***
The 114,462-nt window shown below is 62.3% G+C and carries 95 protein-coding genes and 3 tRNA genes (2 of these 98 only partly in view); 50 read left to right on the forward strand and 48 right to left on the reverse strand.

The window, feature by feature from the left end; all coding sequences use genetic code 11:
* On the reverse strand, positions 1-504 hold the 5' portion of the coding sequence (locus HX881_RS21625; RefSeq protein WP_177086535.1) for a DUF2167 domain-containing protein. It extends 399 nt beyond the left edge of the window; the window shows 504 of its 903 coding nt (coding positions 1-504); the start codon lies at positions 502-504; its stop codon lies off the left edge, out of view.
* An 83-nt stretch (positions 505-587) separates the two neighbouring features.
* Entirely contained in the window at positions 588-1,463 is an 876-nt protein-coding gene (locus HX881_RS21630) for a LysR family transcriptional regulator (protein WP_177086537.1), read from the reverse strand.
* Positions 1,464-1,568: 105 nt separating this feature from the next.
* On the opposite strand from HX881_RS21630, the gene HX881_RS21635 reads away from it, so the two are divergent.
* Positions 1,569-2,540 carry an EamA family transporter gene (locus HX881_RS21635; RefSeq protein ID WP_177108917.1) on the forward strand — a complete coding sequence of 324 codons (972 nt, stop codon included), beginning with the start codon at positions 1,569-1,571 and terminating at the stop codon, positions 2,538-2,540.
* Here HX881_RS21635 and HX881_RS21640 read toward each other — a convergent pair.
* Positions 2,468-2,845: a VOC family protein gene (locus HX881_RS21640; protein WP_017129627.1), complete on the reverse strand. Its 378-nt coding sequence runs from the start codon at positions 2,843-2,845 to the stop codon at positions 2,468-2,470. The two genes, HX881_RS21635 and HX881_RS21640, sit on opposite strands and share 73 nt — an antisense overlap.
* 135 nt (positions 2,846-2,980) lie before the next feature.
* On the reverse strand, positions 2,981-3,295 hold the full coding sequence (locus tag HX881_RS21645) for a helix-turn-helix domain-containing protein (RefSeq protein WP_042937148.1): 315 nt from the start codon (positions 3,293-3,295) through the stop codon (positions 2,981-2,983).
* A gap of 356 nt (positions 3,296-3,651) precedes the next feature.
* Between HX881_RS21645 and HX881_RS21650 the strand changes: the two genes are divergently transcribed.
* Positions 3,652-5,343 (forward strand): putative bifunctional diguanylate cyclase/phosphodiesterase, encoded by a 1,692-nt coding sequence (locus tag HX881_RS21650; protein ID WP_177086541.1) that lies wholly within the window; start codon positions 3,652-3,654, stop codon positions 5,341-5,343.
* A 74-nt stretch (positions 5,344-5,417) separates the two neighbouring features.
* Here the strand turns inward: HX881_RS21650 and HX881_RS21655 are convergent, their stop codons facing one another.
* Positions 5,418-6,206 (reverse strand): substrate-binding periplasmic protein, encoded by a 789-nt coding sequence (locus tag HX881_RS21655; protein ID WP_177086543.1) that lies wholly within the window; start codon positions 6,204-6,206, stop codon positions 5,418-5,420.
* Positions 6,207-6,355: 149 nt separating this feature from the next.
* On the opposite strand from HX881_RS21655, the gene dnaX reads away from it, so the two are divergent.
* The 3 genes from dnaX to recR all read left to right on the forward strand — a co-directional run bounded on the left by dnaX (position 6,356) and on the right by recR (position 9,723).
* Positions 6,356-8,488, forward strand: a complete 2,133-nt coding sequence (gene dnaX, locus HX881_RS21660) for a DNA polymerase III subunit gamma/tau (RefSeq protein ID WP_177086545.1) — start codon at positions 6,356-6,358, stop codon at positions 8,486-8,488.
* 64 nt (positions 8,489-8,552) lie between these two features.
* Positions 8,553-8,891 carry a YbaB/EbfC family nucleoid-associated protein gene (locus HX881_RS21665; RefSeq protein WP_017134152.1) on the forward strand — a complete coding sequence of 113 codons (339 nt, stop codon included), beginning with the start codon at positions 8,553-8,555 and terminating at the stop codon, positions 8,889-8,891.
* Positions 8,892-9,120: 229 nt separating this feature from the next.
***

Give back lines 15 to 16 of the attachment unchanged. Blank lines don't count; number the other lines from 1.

* Positions 3,652-5,343 (forward strand): putative bifunctional diguanylate cyclase/phosphodiesterase, encoded by a 1,692-nt coding sequence (locus tag HX881_RS21650; protein ID WP_177086541.1) that lies wholly within the window; start codon positions 3,652-3,654, stop codon positions 5,341-5,343.
* A 74-nt stretch (positions 5,344-5,417) separates the two neighbouring features.